Tying the knot differently to fight disability

A village in Tirunelveli had several diffabled folk till the link to marital practices was found

Published: 21st August 2016 06:42 AM  |   Last Updated: 21st August 2016 06:42 AM   |  A+A-

ying the k

TIRUNELVELI: Every time a woman gives birth, the relavives’ anxiety is shared in almost equal measure by people of this village in Tirunelveli that once had an alarmingly high number of people with speech and hearing problems.

The numbers have come down over the decades, but the fear remains till they do the first test that involves throwing a metal vessel on the floor, hoping the child would react to the sound. The second test has to wait a bit longer, till the infant can babble.

This is Kurichikulam, where people are now eager to marry off their children to suitors from outside the village out of fear. The majority here are Muslims — as much as 95 per cent, according to local Jamath president M Sindha Madhar (60). “Only people from this community were affected,” he said.

“There were over 50 orally and aurally challenged people in the village three decades ago,” recalled S Millath Ismail, a native and district secretary of Manithaneya Makkal Katchi.

“They formed one-tenth of the population at that time. The high number of children with disabilities brought experts, including those from abroad, to study the case. They tested water and soil of the area, and every other aspect that might have caused this. But the reason seemed to be much simpler,” added the Jamath president.

For decades, the Muslim families here used to get their children married only to those within the village. In a village that had only a few hundred people, everyone has become related to one another over the years, said panchayat president’s husband Ismail Fakeer, whose brother is among those with disabilities.

According to Dr S Suresh Kumar, head of ENT Department at the Tirunelveli Medical College Hospital, marrying relatives was the main reason for the problem. “The villagers were made aware of the health risks associated with this practice, encouraging them to marry outside,” added M P Ravanan, speech pathologist and audiologist at the hospital. He has been working in the village since 1997.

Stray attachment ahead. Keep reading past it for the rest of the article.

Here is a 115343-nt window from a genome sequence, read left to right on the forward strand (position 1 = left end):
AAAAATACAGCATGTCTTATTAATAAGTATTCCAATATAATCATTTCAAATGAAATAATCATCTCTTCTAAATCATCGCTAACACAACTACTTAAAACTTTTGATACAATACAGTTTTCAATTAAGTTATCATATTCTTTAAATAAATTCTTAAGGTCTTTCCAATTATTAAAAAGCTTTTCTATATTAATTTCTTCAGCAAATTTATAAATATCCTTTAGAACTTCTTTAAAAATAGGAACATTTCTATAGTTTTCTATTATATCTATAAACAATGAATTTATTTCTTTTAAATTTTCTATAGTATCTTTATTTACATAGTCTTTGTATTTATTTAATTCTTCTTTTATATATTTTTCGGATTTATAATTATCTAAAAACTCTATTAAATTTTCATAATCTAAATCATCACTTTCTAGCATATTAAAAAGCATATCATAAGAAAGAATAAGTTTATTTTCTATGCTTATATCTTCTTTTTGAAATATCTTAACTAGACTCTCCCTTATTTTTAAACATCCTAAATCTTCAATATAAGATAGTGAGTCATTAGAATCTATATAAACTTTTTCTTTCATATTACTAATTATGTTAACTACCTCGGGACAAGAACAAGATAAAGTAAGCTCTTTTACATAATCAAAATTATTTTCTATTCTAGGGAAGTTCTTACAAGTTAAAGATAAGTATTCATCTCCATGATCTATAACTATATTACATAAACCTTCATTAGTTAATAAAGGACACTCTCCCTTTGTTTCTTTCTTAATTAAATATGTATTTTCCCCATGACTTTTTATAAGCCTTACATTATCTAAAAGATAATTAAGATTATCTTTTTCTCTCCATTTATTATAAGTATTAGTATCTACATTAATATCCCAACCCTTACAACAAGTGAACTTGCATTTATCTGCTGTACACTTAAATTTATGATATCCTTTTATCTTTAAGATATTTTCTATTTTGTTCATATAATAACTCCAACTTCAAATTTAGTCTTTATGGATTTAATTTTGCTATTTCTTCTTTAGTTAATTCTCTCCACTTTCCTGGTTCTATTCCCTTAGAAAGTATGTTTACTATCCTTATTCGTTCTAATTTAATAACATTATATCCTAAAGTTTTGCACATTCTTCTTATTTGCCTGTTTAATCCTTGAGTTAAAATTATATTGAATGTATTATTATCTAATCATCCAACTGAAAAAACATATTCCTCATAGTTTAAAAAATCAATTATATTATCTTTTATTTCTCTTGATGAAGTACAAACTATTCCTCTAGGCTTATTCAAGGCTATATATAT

Once the villagers followed what they were told, a drastic change was noticed. Social worker Thoppi Mydheen said there are now 28 people with speech and hearing disabilities of a population of 1,500. Of them, only two were born with the disability in the last six years — both born to parents who are relatated.

“While the rest are getting married to persons outside the village, those with disability find it difficult to get life partners. Because of this, they continue to marry from within,” said A M Mydheen Pitchai, a middle-aged man from the village.

Though the villagers are relieved after witnessing the change in the recent decades, the fear has not been eliminated from their minds. Many are concerned that their grandchildren could have the disability. Though many are marrying from outside, marriages still happen within the village. But not all have children born with hearing or speech issues.

Pitchai added that a detailed scientific study should be conducted in the village to learn more about the problem, an opinion echoed by Dr Suresh Kumar, Ravanan and Millath Ismail. “If an in-depth research was done by a higher level institution, we will know the genetic reasons,” Dr Suresh Kumar added.

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